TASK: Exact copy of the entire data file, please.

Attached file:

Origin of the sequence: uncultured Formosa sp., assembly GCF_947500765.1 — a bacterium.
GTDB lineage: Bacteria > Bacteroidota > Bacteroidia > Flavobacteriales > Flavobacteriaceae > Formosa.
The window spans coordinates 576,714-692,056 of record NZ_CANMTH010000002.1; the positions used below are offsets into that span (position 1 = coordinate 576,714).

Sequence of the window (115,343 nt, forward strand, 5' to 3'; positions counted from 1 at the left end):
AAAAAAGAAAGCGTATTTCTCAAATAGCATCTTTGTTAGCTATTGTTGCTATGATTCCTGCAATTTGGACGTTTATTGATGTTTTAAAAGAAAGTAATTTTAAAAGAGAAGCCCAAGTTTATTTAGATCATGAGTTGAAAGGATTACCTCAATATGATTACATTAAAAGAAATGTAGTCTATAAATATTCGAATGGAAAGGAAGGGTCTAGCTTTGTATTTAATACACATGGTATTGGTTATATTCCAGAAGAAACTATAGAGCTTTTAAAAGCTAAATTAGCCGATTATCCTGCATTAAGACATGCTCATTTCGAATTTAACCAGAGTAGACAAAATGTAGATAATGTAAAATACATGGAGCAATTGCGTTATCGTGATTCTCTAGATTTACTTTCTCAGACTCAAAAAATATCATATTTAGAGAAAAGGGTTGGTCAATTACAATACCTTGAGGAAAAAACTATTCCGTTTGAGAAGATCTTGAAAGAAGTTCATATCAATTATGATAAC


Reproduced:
Origin of the sequence: uncultured Formosa sp., assembly GCF_947500765.1 — a bacterium.
GTDB lineage: Bacteria > Bacteroidota > Bacteroidia > Flavobacteriales > Flavobacteriaceae > Formosa.
The window spans coordinates 576,714-692,056 of record NZ_CANMTH010000002.1; the positions used below are offsets into that span (position 1 = coordinate 576,714).

Sequence of the window (115,343 nt, forward strand, 5' to 3'; positions counted from 1 at the left end):
AAAAAAGAAAGCGTATTTCTCAAATAGCATCTTTGTTAGCTATTGTTGCTATGATTCCTGCAATTTGGACGTTTATTGATGTTTTAAAAGAAAGTAATTTTAAAAGAGAAGCCCAAGTTTATTTAGATCATGAGTTGAAAGGATTACCTCAATATGATTACATTAAAAGAAATGTAGTCTATAAATATTCGAATGGAAAGGAAGGGTCTAGCTTTGTATTTAATACACATGGTATTGGTTATATTCCAGAAGAAACTATAGAGCTTTTAAAAGCTAAATTAGCCGATTATCCTGCATTAAGACATGCTCATTTCGAATTTAACCAGAGTAGACAAAATGTAGATAATGTAAAATACATGGAGCAATTGCGTTATCGTGATTCTCTAGATTTACTTTCTCAGACTCAAAAAATATCATATTTAGAGAAAAGGGTTGGTCAATTACAATACCTTGAGGAAAAAACTATTCCGTTTGAGAAGATCTTGAAAGAAGTTCATATCAATTATGATAAC